Green Bay Packers Overview:
Aaron Rodgers did not become the Packers regular starter until his 4th season, 2008. Since that time the Packers have the 4th most regular season wins in the NFL behind New England, Pittsburgh, and New Orleans. The Packers, of course, run things in a different manner than the rest of the league given that they do not have a principal owner. That has not stopped the Packers from being one of the most stable franchises in the NFL. The Packers have typically stayed away from high-priced unrestricted free agents, instead focusing most of their personnel resources on the draft and re-signing their own players. The great Packer GM’s of the past 30 years, Ron Wolf and the late Ted Thompson rarely got involved with high priced free agents. The late Reggie White and Charles Woodson were notable exceptions. More recently, the Packers under GM Brian Gutenkust have spent on select high priced unrestricted free agents such as Adrian Amos, Preston Smith, and Za’darius Smith, but have generally stuck to the “Packer Way” of drafting and retaining their top talent. After eight straight winning seasons under Mike McCarthy, including a Super Bowl championship after the 2010 season, the Packers hit a temporary lull with two losing seasons in 2017 and 2018. Under Matt Lafleur, the winning has been restored — in fact Lafleur’s teams won more games over his first two seasons than any other head coach in the rich history of the Green Bay Packers.
As expected, the Packers are at the top of the League in 2021 with homegrown talent, ranking 2nd in the NFL behind only Baltimore with 40 players acquired either through the draft or signed as college free agents. The Packers have done exceptionally well with the more developmental picks, ranking 1st in the NFL for 4th-7th round picks plus college free agents on their roster. In terms of draft capital, the Packers ranked No. 3 in the league for most draft picks from 2017-2021 with 47. Their preference to not sign many free agent players is reflected in their 5th overall rank in compensatory picks over the past five years with eight. It also makes sense that the Packers are ranked 30th in the NFL with only 10 free agent signings on their roster.
From a cash spending standpoint, starting with the 2016 season through 2021, the Packers rank 8th highest in the NFL with $1,145,576,636. They rank 8th in the league with seven players earning a contract average per year of $10 million or more. These players are: QB Aaron Rodgers ($33.5 million apy); LT David Bakhtiari ($23 million apy); DL Kenny Clark ($17.5 million apy); OLB Za’Darius Smith ($16.5 million apy); WR Davante Adams ($14.5 million apy); OLB Preston Smith ($13 million apy); and RB Aaron Jones ($12 million apy). The Packers have consistently ranked in the top 25 percent in the NFL in spending the past decade. From 2010-2015, the Packers also ranked 8th in the NFL in cash spending. However, unlike some other teams, most of the Packers money is spent on their homegrown players. The Packers rank 12th in the league for future guaranteed cap obligations beyond 2021 with $173,250,092 and rank 14th with thirty-seven players signed through at least 2022. They are tied with the Steelers and Seahawks (ranked 8th) with 33 players playing under their rookie contracts.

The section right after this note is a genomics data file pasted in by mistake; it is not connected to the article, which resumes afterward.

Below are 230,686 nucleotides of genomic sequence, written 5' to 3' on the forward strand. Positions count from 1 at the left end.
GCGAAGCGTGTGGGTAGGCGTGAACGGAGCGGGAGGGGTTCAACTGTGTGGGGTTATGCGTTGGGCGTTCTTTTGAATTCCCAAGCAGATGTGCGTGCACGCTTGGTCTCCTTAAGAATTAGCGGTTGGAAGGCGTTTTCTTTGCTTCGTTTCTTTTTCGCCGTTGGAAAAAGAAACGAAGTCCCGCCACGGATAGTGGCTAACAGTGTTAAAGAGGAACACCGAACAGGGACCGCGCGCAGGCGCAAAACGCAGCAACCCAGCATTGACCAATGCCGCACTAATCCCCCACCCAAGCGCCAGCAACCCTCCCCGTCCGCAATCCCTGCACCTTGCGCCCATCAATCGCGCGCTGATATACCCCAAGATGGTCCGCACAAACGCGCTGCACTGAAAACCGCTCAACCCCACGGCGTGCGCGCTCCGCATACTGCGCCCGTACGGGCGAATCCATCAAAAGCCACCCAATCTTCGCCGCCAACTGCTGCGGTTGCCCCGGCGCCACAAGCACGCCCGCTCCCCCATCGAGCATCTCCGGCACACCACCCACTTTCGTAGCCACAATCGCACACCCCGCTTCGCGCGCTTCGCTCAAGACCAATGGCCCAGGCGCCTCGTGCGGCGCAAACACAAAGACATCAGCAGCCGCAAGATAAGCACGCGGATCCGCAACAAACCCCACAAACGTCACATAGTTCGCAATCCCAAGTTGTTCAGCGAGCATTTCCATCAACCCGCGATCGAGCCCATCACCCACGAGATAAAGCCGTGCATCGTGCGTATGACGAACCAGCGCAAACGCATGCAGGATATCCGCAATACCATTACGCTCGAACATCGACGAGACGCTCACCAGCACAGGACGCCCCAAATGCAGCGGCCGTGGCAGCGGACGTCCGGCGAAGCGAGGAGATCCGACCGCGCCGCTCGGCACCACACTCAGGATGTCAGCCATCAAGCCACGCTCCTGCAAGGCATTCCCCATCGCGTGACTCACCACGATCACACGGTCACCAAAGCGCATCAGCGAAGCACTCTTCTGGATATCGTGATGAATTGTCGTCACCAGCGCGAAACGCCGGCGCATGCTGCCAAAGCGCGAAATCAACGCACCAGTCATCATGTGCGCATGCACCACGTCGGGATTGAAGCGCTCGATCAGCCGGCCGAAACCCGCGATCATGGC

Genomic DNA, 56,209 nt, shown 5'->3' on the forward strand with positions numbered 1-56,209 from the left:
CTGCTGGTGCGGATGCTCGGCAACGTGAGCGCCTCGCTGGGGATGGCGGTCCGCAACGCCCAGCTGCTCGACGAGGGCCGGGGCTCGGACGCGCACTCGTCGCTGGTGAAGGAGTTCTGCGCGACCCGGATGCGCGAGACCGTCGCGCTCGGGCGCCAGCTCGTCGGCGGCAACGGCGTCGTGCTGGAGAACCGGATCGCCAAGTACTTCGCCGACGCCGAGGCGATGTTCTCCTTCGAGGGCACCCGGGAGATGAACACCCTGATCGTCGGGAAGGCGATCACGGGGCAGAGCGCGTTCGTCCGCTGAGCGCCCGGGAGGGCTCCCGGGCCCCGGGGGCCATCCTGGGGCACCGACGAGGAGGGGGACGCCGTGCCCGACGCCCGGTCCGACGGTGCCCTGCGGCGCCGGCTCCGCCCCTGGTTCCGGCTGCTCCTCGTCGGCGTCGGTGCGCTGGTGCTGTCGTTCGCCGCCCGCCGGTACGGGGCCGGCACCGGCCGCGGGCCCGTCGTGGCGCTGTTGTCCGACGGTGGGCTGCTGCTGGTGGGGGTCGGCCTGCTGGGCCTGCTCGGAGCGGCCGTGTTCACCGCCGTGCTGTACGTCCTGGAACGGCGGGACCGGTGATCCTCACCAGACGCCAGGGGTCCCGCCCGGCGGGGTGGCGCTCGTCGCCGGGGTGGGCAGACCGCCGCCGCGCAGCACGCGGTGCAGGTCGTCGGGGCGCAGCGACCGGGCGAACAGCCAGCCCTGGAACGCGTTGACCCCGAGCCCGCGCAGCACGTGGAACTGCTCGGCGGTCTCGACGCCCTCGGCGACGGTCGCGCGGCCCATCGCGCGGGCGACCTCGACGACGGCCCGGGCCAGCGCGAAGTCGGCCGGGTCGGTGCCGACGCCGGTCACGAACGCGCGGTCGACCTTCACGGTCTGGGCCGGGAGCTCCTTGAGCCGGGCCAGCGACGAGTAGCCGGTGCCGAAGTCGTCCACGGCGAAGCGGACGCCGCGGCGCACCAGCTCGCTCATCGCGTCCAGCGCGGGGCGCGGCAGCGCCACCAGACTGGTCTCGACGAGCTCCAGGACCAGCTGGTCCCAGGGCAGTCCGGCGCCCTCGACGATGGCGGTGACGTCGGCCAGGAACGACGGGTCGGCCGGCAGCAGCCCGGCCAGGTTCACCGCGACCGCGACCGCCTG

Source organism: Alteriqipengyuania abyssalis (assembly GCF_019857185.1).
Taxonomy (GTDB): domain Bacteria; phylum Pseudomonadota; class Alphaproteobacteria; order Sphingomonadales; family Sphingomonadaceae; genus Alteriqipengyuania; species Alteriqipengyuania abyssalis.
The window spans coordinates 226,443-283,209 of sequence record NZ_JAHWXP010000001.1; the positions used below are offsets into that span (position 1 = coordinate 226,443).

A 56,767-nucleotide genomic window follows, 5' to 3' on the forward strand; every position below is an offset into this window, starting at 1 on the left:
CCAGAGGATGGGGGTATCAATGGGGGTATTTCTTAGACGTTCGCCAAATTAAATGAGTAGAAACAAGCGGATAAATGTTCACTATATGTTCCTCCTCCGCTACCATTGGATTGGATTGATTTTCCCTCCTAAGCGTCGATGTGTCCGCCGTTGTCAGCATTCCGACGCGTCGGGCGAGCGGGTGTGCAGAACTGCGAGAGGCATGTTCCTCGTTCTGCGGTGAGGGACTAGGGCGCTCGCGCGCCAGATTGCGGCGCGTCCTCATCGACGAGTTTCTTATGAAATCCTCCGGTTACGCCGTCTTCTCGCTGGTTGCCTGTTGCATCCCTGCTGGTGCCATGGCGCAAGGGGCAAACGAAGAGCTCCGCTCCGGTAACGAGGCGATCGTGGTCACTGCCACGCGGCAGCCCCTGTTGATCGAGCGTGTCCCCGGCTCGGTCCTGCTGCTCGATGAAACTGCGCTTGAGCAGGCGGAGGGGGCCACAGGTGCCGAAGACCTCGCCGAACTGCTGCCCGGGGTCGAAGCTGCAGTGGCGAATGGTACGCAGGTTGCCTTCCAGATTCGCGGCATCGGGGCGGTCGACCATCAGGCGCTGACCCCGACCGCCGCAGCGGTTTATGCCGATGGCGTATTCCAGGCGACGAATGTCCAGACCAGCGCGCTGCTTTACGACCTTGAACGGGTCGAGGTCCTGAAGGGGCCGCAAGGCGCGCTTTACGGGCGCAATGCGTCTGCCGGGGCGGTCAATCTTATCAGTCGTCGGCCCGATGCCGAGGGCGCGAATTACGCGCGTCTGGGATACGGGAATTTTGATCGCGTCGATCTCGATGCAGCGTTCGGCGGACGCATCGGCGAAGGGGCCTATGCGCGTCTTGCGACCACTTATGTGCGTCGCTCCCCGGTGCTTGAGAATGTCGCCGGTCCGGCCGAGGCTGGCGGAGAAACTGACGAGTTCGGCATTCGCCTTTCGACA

At first glance, it’s easy to see why these seven teams stand out and have been the most successful in the NFL over at least the past five seasons and the past ten seasons. Five out of seven of the teams have had the benefit of quarterbacks for most of the past 10 years who have stayed relatively healthy and are either certain Hall of Famers or players who will receive strong consideration (Drew Brees, Tom Brady, Ben Roethlisberger, Russell Wilson, and Aaron Rodgers). The two other teams, Baltimore and Kansas City won consistently with Joe Flacco and Alex Smith respectively before turning the position over to League MVPs Lamar Jackson and Patrick Mahomes, who helped elevate their teams to new levels. Six of the seven teams are coached by either certain future Hall of Famers or head coaches who will definitely garner consideration when their time comes to be considered (Andy Reid, Bill Belichick, Mike Tomlin, Sean Payton, John Harbaugh, and Pete Carroll), and the 7th is Matt Lafleur, who as previously mentioned has won more games than any other Packers head coach over his first two seasons. Prior to Lafleur, Green Bay was coached by Mike McCarthy who had a regular season record of 125-77-2 during his successful tenure with the Packers. So it’s the head coach, and it’s the quarterback that lead to sustained success — not exactly earth shattering news. What I’ve also found in looking at these teams and their roster composition over the years is that they all seem to have a clear plan and guidelines for how they operate. When adversity strikes — a certainty in the National Football League — these teams don’t seem to panic. They generally don’t overpay or overextend to try and fix their problems. They simply stay the course, follow their plan, and inevitably return to their winning ways.